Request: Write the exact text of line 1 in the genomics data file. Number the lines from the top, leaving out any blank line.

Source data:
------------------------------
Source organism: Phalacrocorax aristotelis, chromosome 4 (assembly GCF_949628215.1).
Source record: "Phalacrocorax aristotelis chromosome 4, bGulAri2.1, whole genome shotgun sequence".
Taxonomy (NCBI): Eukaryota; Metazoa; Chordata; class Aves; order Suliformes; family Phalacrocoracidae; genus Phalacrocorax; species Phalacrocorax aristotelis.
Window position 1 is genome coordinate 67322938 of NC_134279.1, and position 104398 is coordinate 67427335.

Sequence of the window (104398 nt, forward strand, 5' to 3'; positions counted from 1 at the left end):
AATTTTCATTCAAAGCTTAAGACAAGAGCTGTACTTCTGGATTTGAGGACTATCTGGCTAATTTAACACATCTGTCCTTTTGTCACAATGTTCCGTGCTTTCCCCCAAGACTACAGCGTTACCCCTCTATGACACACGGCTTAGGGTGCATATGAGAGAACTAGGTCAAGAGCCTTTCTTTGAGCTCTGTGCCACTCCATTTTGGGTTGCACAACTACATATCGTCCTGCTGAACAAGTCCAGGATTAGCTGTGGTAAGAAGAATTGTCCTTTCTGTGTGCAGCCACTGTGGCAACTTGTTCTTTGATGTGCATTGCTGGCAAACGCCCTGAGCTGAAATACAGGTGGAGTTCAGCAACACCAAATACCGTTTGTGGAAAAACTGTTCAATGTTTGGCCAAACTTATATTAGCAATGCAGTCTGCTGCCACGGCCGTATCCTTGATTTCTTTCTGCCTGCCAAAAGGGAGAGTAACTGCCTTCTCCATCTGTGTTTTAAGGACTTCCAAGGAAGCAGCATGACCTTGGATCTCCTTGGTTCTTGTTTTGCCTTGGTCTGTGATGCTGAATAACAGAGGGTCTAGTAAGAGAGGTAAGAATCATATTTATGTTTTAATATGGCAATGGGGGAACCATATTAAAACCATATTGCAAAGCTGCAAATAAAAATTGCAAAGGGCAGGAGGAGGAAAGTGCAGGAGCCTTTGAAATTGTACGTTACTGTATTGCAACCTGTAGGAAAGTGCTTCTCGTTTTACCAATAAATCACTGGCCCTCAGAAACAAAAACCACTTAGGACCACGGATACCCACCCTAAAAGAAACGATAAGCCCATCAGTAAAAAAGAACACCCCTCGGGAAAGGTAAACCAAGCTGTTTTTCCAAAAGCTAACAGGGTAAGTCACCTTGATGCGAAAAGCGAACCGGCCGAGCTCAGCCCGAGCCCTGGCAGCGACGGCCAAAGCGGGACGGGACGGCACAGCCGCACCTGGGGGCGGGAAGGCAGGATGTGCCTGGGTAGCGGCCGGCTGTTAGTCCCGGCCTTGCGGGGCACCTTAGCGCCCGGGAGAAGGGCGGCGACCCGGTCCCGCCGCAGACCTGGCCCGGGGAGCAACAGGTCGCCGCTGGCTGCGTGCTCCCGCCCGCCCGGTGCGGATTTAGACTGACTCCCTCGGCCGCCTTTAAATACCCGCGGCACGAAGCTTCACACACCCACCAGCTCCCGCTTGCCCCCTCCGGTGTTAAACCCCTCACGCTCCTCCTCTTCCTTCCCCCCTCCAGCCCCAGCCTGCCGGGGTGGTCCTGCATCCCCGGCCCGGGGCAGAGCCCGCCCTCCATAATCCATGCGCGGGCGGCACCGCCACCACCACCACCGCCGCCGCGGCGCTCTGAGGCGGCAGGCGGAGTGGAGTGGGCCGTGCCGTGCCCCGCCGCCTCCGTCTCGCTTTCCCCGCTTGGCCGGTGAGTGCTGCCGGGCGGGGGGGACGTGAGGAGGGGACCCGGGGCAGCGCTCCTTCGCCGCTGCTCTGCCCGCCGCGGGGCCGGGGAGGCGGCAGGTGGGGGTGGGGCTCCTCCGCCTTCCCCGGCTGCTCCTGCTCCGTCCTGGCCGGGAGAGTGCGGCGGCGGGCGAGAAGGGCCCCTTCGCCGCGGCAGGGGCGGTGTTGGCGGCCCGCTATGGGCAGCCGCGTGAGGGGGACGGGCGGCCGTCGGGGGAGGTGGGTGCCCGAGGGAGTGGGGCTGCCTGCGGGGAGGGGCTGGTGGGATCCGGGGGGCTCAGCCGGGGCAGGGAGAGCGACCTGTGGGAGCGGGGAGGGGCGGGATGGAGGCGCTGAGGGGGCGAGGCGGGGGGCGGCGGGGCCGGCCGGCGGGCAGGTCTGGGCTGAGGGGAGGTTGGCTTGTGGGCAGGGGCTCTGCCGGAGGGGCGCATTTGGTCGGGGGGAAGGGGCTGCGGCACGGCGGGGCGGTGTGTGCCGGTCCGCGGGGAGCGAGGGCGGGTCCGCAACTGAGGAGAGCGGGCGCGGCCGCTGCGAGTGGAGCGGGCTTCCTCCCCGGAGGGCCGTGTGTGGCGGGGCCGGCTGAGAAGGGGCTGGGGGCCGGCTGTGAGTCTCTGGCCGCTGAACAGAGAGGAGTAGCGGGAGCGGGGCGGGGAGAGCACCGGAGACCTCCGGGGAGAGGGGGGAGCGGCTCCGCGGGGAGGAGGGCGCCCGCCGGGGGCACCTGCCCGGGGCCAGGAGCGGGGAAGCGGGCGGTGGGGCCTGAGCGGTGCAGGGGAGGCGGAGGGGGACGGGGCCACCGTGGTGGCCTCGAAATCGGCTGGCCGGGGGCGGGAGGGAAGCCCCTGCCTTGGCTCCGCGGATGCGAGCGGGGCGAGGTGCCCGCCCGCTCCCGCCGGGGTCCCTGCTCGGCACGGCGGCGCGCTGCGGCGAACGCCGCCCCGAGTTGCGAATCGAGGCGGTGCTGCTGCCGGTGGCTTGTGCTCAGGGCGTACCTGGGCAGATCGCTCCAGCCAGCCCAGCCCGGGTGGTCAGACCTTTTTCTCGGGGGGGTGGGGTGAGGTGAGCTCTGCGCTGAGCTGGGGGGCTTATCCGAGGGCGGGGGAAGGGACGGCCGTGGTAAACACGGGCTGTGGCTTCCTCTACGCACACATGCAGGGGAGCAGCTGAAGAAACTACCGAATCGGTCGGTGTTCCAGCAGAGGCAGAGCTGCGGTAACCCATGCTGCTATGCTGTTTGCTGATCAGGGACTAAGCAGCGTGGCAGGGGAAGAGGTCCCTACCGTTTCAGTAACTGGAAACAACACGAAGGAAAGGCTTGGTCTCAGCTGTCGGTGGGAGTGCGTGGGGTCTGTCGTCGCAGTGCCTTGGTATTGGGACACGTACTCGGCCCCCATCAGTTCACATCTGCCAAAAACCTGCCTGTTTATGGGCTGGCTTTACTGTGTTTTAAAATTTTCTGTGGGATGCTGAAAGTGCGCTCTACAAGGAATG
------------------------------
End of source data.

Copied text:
Source organism: Phalacrocorax aristotelis, chromosome 4 (assembly GCF_949628215.1).